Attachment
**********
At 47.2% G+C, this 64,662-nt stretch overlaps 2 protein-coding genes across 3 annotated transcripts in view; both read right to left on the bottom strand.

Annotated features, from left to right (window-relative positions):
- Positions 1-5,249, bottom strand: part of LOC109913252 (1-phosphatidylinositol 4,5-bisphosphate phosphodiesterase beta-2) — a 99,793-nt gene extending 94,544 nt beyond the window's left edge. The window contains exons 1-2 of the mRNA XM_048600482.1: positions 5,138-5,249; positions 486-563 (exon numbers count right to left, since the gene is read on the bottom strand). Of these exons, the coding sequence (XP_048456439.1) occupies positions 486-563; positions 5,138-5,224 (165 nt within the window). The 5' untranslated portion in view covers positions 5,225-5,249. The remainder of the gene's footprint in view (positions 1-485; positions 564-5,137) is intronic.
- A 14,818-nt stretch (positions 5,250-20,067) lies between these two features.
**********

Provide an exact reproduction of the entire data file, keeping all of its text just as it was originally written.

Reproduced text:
At 47.2% G+C, this 64,662-nt stretch overlaps 2 protein-coding genes across 3 annotated transcripts in view; both read right to left on the bottom strand.

Annotated features, from left to right (window-relative positions):
- Positions 1-5,249, bottom strand: part of LOC109913252 (1-phosphatidylinositol 4,5-bisphosphate phosphodiesterase beta-2) — a 99,793-nt gene extending 94,544 nt beyond the window's left edge. The window contains exons 1-2 of the mRNA XM_048600482.1: positions 5,138-5,249; positions 486-563 (exon numbers count right to left, since the gene is read on the bottom strand). Of these exons, the coding sequence (XP_048456439.1) occupies positions 486-563; positions 5,138-5,224 (165 nt within the window). The 5' untranslated portion in view covers positions 5,225-5,249. The remainder of the gene's footprint in view (positions 1-485; positions 564-5,137) is intronic.
- A 14,818-nt stretch (positions 5,250-20,067) lies between these two features.